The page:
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Fungus on willow

Marc Lewis

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Can anyone identify this fungus. It has colonised on this recently pollarded willow. It appears to have an orange underside and the top looks a little like clams or shellfish. I am sure it is not Oyster. It looks to have killed one of the pollard points. Thanks in advance





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Nah Paul, I'd say you're bang on. Check the Stereum by running a blade over the fruiting body. If it turns red then it'll be Stereum rugosum, as S. gausapatum turns red and is found largely on oak only. Conversely, S. subtomentosum turns orange at the periphery on the underside and S. hirsutum doesn't do anything - the boring bugger.


Oh no! Hold up. I see pores on the underside of the later image - Stereum species lack pores. It might all be Trametes versicolor.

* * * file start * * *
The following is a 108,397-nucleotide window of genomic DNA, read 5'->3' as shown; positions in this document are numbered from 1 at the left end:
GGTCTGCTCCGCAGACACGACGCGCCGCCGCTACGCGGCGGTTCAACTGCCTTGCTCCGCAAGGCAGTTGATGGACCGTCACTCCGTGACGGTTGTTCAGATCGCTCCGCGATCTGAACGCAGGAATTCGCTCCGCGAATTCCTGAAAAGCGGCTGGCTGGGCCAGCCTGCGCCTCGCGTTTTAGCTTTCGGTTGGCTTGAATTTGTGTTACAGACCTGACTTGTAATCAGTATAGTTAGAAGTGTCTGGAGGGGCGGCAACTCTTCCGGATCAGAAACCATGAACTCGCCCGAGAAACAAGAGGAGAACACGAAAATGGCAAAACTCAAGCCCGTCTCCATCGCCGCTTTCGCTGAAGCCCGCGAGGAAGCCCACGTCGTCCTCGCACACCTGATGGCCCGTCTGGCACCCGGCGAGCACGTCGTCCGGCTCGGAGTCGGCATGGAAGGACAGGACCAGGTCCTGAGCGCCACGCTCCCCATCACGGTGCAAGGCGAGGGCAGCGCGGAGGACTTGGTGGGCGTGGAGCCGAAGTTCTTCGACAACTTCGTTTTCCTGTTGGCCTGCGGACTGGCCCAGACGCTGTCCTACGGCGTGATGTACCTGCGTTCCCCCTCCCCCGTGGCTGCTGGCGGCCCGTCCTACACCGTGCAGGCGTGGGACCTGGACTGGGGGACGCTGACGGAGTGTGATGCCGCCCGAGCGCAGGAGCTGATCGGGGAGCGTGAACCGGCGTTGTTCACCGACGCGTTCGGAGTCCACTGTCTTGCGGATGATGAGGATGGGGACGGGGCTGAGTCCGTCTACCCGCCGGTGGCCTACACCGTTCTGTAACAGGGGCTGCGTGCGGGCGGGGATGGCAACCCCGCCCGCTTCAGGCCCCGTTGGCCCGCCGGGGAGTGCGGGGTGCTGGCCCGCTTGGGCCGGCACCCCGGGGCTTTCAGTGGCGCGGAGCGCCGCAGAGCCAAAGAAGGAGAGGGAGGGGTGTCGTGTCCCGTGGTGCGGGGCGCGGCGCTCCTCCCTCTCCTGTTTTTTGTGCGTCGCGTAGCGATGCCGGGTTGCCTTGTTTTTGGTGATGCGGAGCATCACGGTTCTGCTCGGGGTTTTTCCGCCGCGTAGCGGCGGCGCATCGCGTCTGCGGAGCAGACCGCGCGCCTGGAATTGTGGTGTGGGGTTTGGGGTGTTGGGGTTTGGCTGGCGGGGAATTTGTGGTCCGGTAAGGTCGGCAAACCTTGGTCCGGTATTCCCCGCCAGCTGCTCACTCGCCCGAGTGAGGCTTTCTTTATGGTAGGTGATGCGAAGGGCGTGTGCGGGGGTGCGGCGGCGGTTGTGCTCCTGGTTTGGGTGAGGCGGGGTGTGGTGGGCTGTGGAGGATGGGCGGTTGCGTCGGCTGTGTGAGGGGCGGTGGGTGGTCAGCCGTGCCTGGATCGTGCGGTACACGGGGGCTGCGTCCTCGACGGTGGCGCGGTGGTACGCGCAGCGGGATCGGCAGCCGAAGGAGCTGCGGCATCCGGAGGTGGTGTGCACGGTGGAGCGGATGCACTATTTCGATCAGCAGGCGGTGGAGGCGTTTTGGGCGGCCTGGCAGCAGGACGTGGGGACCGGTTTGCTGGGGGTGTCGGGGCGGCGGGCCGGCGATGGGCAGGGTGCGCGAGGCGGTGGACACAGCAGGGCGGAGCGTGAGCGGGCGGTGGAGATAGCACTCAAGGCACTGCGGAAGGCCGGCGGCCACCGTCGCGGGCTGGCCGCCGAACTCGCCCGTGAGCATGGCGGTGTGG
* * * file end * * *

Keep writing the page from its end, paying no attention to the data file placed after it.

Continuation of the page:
Edited by Kveldssanger
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I have now looked up Trametes v and whilst some charachteristics are similar, some do not seem to quite add up. Particularly the underside. The underside of this fungus is orange in colour like that of the false turkey tail though from what I have read, forms only on dead wood (I may be wrong) and this has formed on both live and dead wood although this maybe what killed the pollard knuckle. Does anyone have any other ideas as to what this may be?

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Are there any other types of fungus that you think it could be, or are you fairly certain that it is Trametes v? Thanks


I think everyone's fairly sure it's Trametes versicolor. It's a very variable fungus, colours change from situation to situation.


The key thing is that even if it's another species of Trametes or even if it's Stereum, it's 'saprophobic' i.e. only feeding on dead wood. So it probably hasn't killed that part of the tree, (that might be whoever sanctioned the heavy previous pruning).


What to do? Nothing. The tree will have compartmentalised the dying parts of the tree and the decay as best it can, and removing the dead woood would only open up a new line of attack for this and other fungi.

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